Nextcloud, an open source, self-hosted file sync and share and communication app platform
, has teamed up with Canonical
to release a Raspberry Pi and Ubuntu Linux powered cloud server
called Nextcloud Box for homes and offices.
According to the company, the Nextcloud Box is a secure, private, self-hosted cloud and Internet of Things (IoT) platform. It makes hosting a personal cloud simple and cost effective whilst maintaining a secure private environment that can be expanded with additional features via apps.
“It has been a great co-operation with amazingly agile teams at Canonical and WDLabs,” said Frank Karlitschek, Founder and Managing Director, Nextcloud.
“Empowering home users to sync and share their data with a secure, privacy preserving solution built on a combination of cutting edge software and hardware platforms is no panacea and we’re proud to have delivered together!”
What’s in the Box?
The Nextcloud Box consists of a hard drive and a case that can be complemented by a Raspberry Pi 2
or a similar credit-card sized computer. The pre-configured platform is designed to handle file storage and syncing, communication and according to Nextcloud, requires no maintenance and enables users to install more functionality through apps like Spreed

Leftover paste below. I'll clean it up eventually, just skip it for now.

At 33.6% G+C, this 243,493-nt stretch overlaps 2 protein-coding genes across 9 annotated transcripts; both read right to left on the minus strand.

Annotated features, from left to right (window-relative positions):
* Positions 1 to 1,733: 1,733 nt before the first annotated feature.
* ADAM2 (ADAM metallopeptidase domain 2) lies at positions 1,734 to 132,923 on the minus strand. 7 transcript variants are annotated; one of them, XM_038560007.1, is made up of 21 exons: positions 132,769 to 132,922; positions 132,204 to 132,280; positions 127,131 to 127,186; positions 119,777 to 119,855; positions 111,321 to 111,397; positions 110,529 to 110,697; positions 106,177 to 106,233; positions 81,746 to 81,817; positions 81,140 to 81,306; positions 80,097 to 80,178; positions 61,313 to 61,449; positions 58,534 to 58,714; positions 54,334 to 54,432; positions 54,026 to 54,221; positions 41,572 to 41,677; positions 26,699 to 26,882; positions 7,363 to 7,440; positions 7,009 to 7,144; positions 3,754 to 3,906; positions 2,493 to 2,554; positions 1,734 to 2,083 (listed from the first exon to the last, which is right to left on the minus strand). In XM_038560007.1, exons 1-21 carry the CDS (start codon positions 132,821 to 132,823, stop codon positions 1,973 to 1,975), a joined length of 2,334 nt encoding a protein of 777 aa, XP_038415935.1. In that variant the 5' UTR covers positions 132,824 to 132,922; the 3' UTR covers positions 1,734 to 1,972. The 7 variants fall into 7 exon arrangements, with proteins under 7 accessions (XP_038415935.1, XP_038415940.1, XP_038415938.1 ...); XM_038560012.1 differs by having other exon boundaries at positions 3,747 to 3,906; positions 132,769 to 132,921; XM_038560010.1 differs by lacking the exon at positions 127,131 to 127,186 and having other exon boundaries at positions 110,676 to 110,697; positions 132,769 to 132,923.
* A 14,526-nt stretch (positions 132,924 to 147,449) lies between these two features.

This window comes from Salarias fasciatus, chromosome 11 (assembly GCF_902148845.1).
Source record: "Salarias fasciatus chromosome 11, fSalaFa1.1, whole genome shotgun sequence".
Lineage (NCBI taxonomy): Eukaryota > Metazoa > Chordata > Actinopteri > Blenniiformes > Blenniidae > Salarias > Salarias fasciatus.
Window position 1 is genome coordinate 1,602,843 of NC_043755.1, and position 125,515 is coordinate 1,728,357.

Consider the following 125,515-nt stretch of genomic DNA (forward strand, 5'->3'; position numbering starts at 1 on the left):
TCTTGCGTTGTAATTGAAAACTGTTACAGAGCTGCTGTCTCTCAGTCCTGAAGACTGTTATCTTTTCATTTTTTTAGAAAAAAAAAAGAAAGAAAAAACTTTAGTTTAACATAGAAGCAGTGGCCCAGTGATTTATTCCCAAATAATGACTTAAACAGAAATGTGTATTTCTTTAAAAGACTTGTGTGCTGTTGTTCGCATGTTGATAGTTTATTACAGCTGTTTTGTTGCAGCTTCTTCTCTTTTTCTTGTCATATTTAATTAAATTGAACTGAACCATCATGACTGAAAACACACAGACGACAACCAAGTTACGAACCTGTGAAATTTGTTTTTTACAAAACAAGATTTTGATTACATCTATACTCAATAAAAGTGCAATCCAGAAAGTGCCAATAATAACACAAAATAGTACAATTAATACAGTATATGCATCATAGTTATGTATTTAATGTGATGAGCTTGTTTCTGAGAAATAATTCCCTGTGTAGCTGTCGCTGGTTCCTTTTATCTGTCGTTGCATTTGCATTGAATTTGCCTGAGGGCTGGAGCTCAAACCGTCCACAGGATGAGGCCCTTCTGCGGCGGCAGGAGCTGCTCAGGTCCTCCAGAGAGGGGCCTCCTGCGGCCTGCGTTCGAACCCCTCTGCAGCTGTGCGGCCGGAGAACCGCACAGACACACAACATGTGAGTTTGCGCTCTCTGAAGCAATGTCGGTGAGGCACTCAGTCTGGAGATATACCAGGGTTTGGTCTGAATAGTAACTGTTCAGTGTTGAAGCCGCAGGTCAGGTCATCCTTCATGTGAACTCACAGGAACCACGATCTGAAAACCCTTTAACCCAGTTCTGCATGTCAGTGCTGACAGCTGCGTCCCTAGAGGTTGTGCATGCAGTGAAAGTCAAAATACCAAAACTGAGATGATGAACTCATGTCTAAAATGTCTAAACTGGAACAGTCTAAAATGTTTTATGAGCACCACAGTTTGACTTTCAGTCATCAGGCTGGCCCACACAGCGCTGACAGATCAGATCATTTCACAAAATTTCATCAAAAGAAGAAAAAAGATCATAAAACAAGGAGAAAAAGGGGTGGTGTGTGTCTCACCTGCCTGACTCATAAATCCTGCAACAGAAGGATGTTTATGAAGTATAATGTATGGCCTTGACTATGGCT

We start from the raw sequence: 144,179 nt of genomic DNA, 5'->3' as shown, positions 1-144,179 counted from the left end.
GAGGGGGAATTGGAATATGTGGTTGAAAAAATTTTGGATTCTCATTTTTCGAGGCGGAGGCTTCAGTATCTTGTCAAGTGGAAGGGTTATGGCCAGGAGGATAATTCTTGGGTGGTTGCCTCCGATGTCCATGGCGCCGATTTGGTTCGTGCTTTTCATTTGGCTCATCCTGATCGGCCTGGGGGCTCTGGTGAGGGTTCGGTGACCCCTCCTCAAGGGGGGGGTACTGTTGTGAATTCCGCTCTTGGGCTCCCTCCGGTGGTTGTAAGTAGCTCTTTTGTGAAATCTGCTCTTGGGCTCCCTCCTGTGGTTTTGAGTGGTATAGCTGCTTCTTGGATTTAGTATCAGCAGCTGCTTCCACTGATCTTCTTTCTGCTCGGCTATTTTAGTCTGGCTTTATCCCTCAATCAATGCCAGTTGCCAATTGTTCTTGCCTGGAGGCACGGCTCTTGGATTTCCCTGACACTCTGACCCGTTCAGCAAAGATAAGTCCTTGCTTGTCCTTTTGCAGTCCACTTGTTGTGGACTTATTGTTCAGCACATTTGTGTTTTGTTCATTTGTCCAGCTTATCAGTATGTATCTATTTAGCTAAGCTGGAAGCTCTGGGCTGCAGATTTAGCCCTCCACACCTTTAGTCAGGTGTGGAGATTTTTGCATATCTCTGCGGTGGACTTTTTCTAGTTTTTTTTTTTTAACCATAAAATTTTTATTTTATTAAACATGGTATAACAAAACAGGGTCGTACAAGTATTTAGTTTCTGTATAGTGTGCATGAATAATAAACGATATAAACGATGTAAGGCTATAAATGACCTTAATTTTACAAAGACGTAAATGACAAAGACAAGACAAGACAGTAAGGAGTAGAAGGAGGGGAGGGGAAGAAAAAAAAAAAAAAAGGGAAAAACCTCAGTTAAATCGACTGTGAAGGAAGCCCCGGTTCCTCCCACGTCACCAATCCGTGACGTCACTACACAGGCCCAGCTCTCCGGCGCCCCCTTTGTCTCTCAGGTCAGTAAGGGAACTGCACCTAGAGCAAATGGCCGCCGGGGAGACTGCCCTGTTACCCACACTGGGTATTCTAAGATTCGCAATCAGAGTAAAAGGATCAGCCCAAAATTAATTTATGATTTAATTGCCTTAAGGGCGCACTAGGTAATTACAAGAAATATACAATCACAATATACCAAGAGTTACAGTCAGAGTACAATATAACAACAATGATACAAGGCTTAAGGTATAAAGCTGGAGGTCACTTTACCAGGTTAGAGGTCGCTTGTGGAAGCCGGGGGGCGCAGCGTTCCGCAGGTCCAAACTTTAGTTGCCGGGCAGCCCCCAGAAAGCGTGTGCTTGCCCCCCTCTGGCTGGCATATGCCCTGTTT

and Collabora Online
. The box offers 1TB of storage at the price point of about $80 (USD).
Key WD components including the WD PiDrive and SanDisk SD card would deliver a device with the flexibility and openness to enable learning and experimenting, with easy installation and allowing replacement of components, adding functionality and capabilities like more storage space, networking interfaces and other addons.
“WDLabs is very fortunate to have connected with our Nextcloud and Canonical teammates, and have found it to be a perfect fit of complementary capabilities coupled with high-speed co-development,” said Dave Chew, Chief Engineer, WDLabs.
“We’ve combined our latest technologies to create an integrated hardware/software platform for the Nextcloud community focused on ease of use, extensibility and affordability.”
The software platform by Ubuntu Core
would enable the device to act as an extensible IoT gateway at home, adding functionality and controlling other devices and connecting them with their owner while keeping the user secure through automatic updates.
“We have always believed that collaboration brings out the best in communities and companies alike,” said Jane Silber, CEO, Canonical.
“Together with WDLabs and Nextcloud we are able to bring the first Ubuntu Core-enabled device, as an app-enabled IoT gateway, to the market and to people’s homes.”
With this collaboration, Nextcloud believes that the trio can scale and integrate its federation capabilities to solutions in other products beyond the enterprise market.